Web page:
When Tokyo Jungle director, Yohei Kataoka, pitched his post-apocalyptic action game to Sony Japan Studio, it didn’t go well. “It was bad!” said Kataoka in a recent interview.
“It wasn’t received so well at the very beginning. I think there weren’t so many people that thought this game could would sell just based on the concept.” The premise sounds like a sure thing in today’s gaming landscape: Survive in the ruins of Tokyo after human civilization has crumbled. That describes pretty much every single game that’s come out in the past five years. From Dead Island to Rage, the wasteland is currently one of gaming’s most popular settings.
So why didn’t Sony like Kataoka’s game? Well, house cats aren’t exactly the most popular protagonists in post-apocalyptic games. That’s how you roll in Tokyo Jungle.
No bald space marines, no rough-hewn machine guns. You get tooth, claw, and cunning as you guide the animal kingdom through what remains of Japan’s capital city when the humans have gone away. If it sounds like it might be a little dull playing as a tabby trying to cut it in a dog-eat-alligator metropolis, you’d be right. Tokyo Jungle can be exceedingly dull, every bit as banal as actually trying to forage for food and find a place to rest. But beneath some grueling game design lies a wholly unique, smart action game that balances survival and strategy to an impressive, tense degree.
The rules in Tokyo Jungle are more or less the same as when you wake up in the morning. You need to find food, shelter, and a mate to breed with all while avoiding things that want to kill you. Here you aren’t a biped with opposable thumbs and an enormous brain, just a beast whose only job is to make it through the day. The various animals you can take control of in Tokyo Jungle come in two types, even though the range goes from baby chick to slavering dinosaur: Grazers and predators.
Predators need to take on other critters by either fighting or stalking them. Crawling through a bush will conceal your feisty Pomeranian from an unwitting rabbit, and the perfect time to strike is represented by glowing red jaws on your target. Click the right trigger, pounce and feast with the circle button. The process is accompanied with the sort of visual flash that comes with a well-timed combo in Street Fighter, but it can be even more affecting, especially when you take out a larger animal that’s felled you before. You’d think since it was passive that grazing would lack the same satisfaction, but the process of tracking down edible grass and fruits on rooftops and alleys is just as compulsively enjoyable.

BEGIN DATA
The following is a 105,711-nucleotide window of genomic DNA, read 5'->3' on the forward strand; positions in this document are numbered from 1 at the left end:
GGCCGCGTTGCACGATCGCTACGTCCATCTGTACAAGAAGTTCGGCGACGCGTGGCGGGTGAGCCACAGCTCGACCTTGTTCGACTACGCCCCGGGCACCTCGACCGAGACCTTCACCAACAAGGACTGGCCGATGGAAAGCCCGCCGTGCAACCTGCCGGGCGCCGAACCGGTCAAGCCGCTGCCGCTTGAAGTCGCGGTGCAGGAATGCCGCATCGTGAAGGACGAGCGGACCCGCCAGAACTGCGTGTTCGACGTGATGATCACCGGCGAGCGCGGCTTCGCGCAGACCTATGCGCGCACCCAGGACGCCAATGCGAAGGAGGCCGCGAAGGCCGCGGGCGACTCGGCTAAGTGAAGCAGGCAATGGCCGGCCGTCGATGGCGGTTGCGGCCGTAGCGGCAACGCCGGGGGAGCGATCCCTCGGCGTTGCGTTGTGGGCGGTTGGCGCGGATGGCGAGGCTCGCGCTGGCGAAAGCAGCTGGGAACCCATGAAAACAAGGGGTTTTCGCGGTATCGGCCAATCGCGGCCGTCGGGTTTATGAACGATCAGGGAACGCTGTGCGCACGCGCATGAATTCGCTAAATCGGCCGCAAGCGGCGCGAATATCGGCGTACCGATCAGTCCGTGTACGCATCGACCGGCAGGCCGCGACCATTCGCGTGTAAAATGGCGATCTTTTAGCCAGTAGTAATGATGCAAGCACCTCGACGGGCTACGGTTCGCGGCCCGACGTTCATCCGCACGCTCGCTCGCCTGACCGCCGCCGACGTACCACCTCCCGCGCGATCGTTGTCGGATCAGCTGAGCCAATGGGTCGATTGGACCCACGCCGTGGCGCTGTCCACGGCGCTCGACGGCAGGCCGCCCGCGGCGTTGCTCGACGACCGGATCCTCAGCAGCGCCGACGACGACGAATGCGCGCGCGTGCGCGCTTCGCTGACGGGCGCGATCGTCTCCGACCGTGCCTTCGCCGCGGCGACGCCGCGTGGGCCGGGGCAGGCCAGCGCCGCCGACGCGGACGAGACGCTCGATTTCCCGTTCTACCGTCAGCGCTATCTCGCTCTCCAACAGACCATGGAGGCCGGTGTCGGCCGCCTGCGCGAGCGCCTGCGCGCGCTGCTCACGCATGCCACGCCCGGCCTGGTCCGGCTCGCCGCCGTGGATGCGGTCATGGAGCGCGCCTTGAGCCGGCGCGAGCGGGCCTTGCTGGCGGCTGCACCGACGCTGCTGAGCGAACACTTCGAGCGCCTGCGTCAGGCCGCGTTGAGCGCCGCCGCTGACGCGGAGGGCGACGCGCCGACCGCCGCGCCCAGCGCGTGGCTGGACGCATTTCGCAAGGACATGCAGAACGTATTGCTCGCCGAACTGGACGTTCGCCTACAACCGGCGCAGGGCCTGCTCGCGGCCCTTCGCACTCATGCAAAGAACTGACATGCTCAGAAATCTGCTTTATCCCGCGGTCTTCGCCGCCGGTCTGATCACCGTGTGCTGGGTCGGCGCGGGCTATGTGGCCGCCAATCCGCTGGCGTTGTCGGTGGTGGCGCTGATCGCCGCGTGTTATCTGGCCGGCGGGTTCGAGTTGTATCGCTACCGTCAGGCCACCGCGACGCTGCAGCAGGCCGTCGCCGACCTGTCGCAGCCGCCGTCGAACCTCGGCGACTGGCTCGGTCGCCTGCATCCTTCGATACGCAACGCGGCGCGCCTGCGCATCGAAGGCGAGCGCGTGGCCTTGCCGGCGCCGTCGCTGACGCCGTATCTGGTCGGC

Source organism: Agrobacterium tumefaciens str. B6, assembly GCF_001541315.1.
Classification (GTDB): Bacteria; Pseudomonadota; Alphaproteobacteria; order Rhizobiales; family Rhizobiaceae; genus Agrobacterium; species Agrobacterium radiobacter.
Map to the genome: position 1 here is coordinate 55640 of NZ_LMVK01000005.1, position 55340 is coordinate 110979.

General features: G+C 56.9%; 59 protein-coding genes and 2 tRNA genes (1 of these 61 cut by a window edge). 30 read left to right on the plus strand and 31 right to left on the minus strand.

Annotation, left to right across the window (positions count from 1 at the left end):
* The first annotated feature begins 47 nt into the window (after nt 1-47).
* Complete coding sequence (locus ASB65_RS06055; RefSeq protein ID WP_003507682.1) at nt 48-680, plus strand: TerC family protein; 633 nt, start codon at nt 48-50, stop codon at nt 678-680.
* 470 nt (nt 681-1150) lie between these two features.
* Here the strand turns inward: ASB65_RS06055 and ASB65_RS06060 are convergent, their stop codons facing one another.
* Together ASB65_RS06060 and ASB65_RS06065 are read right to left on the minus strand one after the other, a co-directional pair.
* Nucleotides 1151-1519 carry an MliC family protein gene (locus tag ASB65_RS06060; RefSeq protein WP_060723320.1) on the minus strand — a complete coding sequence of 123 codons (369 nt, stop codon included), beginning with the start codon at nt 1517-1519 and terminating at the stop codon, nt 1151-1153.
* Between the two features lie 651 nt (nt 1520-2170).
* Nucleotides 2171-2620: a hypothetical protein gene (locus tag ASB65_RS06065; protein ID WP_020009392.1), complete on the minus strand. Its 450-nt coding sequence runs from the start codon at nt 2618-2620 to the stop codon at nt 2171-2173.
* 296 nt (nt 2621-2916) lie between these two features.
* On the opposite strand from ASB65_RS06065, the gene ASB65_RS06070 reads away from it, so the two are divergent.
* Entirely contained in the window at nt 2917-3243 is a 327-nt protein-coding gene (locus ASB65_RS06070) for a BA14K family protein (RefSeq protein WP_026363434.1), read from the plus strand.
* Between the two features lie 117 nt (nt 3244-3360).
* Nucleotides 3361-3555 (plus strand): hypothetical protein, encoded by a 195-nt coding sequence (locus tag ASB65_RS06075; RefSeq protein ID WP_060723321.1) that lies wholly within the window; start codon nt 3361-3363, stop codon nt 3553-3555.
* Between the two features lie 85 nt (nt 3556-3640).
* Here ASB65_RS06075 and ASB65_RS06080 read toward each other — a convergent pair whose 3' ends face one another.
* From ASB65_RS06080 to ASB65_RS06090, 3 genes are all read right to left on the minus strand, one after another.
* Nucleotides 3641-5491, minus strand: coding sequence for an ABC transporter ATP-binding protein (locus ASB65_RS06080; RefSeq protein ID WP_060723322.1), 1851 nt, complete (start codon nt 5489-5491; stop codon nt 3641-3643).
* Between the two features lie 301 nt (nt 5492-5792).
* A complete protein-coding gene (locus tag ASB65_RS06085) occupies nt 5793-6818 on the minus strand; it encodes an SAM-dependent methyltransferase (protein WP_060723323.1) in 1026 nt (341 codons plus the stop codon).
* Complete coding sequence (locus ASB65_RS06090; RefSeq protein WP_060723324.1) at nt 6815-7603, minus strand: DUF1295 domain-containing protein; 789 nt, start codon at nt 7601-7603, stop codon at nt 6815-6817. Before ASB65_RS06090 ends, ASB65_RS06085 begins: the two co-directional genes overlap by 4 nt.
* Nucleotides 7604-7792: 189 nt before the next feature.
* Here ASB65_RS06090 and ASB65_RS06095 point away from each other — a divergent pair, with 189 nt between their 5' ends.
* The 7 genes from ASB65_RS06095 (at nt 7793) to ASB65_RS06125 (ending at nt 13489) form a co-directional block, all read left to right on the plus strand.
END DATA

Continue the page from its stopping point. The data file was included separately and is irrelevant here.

Eating food raises your animal’s rank, going from rookie to veteran, and peeking with boss. If you’re a boss, you can attract the best female of your species. (Tokyo Jungle, sadly, doesn’t offer much for those seeking gender equality). Before you can get potential mates to appear you have to secure a territory by marking four spots in the specific district you’re in. Do so, and you get access to a nest for mating and saving your game in the core Survival mode. A timer is constantly ticking years away though, so if you don’t mate before you hit 15-years-old, you’ll die. Mate before that, and you take control of your kids, who have beefed up health, stamina, and hunger stats.
As with life, Tokyo Jungle is all about balance. You need to weigh taking risks to secure territory or find food as you push forward and try to survive. There are mitigating factors — some areas are poisoned, tainted by the apocalypse’s fallout, but you can find equipment and items to keep yourself going, for example — but the center of the game is the push and pull of needing to find resources and racing against the clock. Survival in the real world is tedious, an exhausting, never-ending search for the things you need to keep going.
If you’re reading this though, you also know that the mundane nature of life can lead to ecstatic revelation. There’s nothing quite like having a good day. Tokyo Jungle, in its most inspired moments, captures that essential feeling. Playing as a fourth-generation gazelle, running from mountain lions across train tracks at night headed for another city district where the map says there’s food, watching your hunger meter drop away, then finally reaching your destination and finding safety for just a little while longer is a pleasure no other game will give.
But revelation is rare. Most of the time in Tokyo Jungle, you’re just slogging through the motions, trying to achieve a specific animal’s secondary goals beyond survival — reach this area, eat this many calories, find this animal in this set amount of time — raising points so you can unlock new animals to play with. Since that’s the only way to play as the coolest animals—lions, tigers, and bears, etc., that means hours of playing as a baby chick, which is as slow and cumbersome as it sounds.
Tokyo Jungle’s highs are so high that the game gets an automatic recommendation. For anyone looking for time value, there’s a ton here as well. In addition to all the many unlockable animals for lengthy survival mode campaigns, collecting data items slowly unlocks a mission-based story mode as well. It’s important to go in knowing, however, that there’s a mountain of grind standing between you and the best parts of the game. Jungle can be moving. It also happens to be hilarious (try not to laugh the first time you equip an a pig with cat’s paws to raise its attack power). Is it as satisfying as survival? No, not really. It offers a world and experience that no other game can though, and that makes all the difference.
Score: 7.5 out of 10
(This game was reviewed on the PlayStation 3 using a retail version of the game)
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